Gardenias often look their best at this time of year. Their new green foliage provides the perfect backdrop for their bright flowers. And the aroma can be heavenly. No wonder people love gardenias when they are in bloom.
However, we also want our plants to look good the other 50 weeks of the year, not just when they are in bloom. Enjoy the looks and smell of your gardenia, but make plans now to keep them looking their best throughout the year.
Gardenias have a large bloom at the beginning of the year that is followed by sporadic blooming through the summer. The amount of summer blooming you get is related to the variety of gardenia you have. Flowers are creamy yellow to white and have a unique aroma.
In my opinion, gardenias can be temperamental. In many locations they grow well with little care, but in others they struggle. Gardenias prefer a well-drained but moist soil. Morning sun and afternoon shade is probably best, but they can withstand conditions from full sun to light shade. When planting, select an open area where the aroma of the flowers can travel. Planting close to walk ways is good, but give them plenty of room to grow since some types can get 6 feet tall and wide.
Plant into a well-tilled bed to which you have added organic matter. Plant them no deeper than they originally grew and then mulch the plants with 2 to 3 inches of mulch. Pull the mulch several inches back from the base of the plant. Water management is very important for good flowering.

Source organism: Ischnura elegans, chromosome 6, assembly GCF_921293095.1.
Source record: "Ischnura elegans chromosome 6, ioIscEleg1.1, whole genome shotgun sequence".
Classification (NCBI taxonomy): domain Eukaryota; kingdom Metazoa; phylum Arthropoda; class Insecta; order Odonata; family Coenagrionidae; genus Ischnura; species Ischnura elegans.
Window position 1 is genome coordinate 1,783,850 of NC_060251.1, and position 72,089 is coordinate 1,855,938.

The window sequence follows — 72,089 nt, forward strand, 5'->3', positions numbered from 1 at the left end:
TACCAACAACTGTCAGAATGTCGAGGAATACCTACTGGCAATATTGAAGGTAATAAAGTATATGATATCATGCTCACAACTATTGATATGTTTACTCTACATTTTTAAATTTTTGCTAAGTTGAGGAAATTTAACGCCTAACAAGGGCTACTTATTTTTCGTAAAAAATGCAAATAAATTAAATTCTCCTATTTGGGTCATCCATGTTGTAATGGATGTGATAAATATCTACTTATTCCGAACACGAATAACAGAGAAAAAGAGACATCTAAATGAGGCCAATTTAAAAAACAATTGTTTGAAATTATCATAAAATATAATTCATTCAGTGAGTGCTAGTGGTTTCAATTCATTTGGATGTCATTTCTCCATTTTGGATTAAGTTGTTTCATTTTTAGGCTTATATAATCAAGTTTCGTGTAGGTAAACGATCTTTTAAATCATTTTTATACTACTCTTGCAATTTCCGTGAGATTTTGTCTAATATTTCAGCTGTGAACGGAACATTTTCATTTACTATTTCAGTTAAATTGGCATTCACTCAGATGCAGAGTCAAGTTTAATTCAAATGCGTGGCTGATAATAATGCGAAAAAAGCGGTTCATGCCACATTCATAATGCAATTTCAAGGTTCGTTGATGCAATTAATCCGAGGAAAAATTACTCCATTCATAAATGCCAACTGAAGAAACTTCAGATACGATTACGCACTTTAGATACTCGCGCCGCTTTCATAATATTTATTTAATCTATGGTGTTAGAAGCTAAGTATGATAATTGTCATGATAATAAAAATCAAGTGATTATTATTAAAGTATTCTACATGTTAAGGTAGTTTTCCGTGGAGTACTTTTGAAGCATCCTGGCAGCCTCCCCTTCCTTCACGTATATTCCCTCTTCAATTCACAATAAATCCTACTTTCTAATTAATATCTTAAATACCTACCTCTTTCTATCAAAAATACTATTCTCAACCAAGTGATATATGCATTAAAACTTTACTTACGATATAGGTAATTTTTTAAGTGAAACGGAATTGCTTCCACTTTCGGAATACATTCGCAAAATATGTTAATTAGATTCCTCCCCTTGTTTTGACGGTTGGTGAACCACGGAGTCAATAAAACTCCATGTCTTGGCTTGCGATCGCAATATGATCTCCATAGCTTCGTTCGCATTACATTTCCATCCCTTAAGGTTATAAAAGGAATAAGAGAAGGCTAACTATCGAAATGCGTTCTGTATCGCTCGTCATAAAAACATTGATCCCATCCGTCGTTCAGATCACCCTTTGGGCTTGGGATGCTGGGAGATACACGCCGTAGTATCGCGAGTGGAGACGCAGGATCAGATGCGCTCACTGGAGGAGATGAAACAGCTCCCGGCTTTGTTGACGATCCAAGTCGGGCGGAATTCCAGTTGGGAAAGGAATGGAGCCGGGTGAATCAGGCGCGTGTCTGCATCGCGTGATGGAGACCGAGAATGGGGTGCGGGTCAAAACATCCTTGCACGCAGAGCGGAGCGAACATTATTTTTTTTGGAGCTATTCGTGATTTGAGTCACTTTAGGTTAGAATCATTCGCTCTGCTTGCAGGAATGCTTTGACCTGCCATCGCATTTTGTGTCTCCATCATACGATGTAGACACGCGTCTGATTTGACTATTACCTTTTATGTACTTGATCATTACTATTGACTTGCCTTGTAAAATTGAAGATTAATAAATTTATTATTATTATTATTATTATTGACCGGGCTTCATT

If soil moisture fluctuates when the plant is in bud, the flowers can fall off. For established plants, water deeply once a week to keep the soil moist but not overly wet.
If gardenias do not seem to grow well in a location, the soil may be too wet or too dry or have nematodes present. You may just want to plant another plant in these locations and find spots better suited to gardenias. When gardenias find a spot they like, they can be very hardy and attractive. If they do not like the location, they may never thrive.
If necessary, prune gardenias after the first flush of blooms are gone. Prune by removing individual long branches until the plant is the shape and size that you want. Do not prune after Sept. 1, since the plant will begin forming flower buds for the next year. Fertilize lightly in May and again in late June and August if you want the plant to get larger.
Gardenias have one major pest -- whiteflies. These small white flies attach to the undersides of the leaves and suck plant juices. The immature whiteflies will look like clear scales on the underside of the leaves. They are very hard to kill with traditional insecticides.
Imidacloprid is a very good insecticide for whiteflies. It can be used as a spray or poured around the roots as a drench. I recommend that you drench the plant with imidacloprid early in the season. It will take several weeks or more to be effective. In the meantime you may want to spray the plant with a traditional insecticide to protect the it until the imidacloprid begins to work. The best time to apply the imidacloprid is just before the leaves begin growing in the spring, but you can apply it now as well. Read and follow all label directions when using any pesticide.
When whiteflies, aphids and mealybugs feed on plant sap, they exude a sticky sweet honeydew on the plant. A black sooty mold grows on the honeydew turning the leaves black. The sooty mold can actually be scraped off with your finger. Although sooty mold is a fungus, the main problem is the insect causing the fungus. Kill the insect and the sooty mold should disappear.
Bud drop can be a problem with gardenia. Root injury, insect damage, or wet and dry soils cause buds to fall before they bloom.
Once again, good care can prevent this problem and help to give you a plant that looks good all through the year.
Willie Chance retired as the University of Georgia Extension agent for Houston County. Contact him at 929-1997.